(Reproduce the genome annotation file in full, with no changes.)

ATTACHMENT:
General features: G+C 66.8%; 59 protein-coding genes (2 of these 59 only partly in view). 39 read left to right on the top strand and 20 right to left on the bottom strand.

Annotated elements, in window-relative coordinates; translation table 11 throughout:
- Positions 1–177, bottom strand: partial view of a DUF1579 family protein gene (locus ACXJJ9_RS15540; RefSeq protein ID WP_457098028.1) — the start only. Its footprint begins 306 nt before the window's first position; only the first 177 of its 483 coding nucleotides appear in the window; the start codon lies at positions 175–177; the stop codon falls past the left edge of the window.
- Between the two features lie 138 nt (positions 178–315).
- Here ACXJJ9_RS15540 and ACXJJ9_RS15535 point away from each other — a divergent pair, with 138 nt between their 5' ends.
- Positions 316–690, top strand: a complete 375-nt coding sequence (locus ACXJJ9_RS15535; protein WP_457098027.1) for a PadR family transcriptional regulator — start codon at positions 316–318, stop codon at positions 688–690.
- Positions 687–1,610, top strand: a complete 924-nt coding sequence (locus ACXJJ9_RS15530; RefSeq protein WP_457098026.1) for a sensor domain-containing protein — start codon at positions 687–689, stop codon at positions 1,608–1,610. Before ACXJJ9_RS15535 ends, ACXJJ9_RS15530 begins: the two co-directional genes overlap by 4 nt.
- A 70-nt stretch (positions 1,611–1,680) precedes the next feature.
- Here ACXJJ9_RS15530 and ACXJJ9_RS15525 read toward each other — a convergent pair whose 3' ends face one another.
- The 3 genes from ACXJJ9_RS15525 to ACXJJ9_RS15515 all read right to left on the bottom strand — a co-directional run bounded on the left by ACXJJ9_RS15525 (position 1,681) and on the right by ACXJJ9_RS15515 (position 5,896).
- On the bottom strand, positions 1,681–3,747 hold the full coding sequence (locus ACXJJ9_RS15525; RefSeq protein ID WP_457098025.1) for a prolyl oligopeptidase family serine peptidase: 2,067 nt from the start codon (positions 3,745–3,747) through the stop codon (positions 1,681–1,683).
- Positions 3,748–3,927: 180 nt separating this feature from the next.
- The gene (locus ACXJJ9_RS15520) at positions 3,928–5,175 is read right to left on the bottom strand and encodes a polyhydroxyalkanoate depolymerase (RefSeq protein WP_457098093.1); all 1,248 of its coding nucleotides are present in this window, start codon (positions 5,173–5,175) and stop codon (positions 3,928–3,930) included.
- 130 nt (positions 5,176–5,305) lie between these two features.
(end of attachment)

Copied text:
General features: G+C 66.8%; 59 protein-coding genes (2 of these 59 only partly in view). 39 read left to right on the top strand and 20 right to left on the bottom strand.

Annotated elements, in window-relative coordinates; translation table 11 throughout:
- Positions 1–177, bottom strand: partial view of a DUF1579 family protein gene (locus ACXJJ9_RS15540; RefSeq protein ID WP_457098028.1) — the start only. Its footprint begins 306 nt before the window's first position; only the first 177 of its 483 coding nucleotides appear in the window; the start codon lies at positions 175–177; the stop codon falls past the left edge of the window.
- Between the two features lie 138 nt (positions 178–315).
- Here ACXJJ9_RS15540 and ACXJJ9_RS15535 point away from each other — a divergent pair, with 138 nt between their 5' ends.
- Positions 316–690, top strand: a complete 375-nt coding sequence (locus ACXJJ9_RS15535; protein WP_457098027.1) for a PadR family transcriptional regulator — start codon at positions 316–318, stop codon at positions 688–690.
- Positions 687–1,610, top strand: a complete 924-nt coding sequence (locus ACXJJ9_RS15530; RefSeq protein WP_457098026.1) for a sensor domain-containing protein — start codon at positions 687–689, stop codon at positions 1,608–1,610. Before ACXJJ9_RS15535 ends, ACXJJ9_RS15530 begins: the two co-directional genes overlap by 4 nt.
- A 70-nt stretch (positions 1,611–1,680) precedes the next feature.
- Here ACXJJ9_RS15530 and ACXJJ9_RS15525 read toward each other — a convergent pair whose 3' ends face one another.
- The 3 genes from ACXJJ9_RS15525 to ACXJJ9_RS15515 all read right to left on the bottom strand — a co-directional run bounded on the left by ACXJJ9_RS15525 (position 1,681) and on the right by ACXJJ9_RS15515 (position 5,896).
- On the bottom strand, positions 1,681–3,747 hold the full coding sequence (locus ACXJJ9_RS15525; RefSeq protein ID WP_457098025.1) for a prolyl oligopeptidase family serine peptidase: 2,067 nt from the start codon (positions 3,745–3,747) through the stop codon (positions 1,681–1,683).
- Positions 3,748–3,927: 180 nt separating this feature from the next.
- The gene (locus ACXJJ9_RS15520) at positions 3,928–5,175 is read right to left on the bottom strand and encodes a polyhydroxyalkanoate depolymerase (RefSeq protein WP_457098093.1); all 1,248 of its coding nucleotides are present in this window, start codon (positions 5,173–5,175) and stop codon (positions 3,928–3,930) included.
- 130 nt (positions 5,176–5,305) lie between these two features.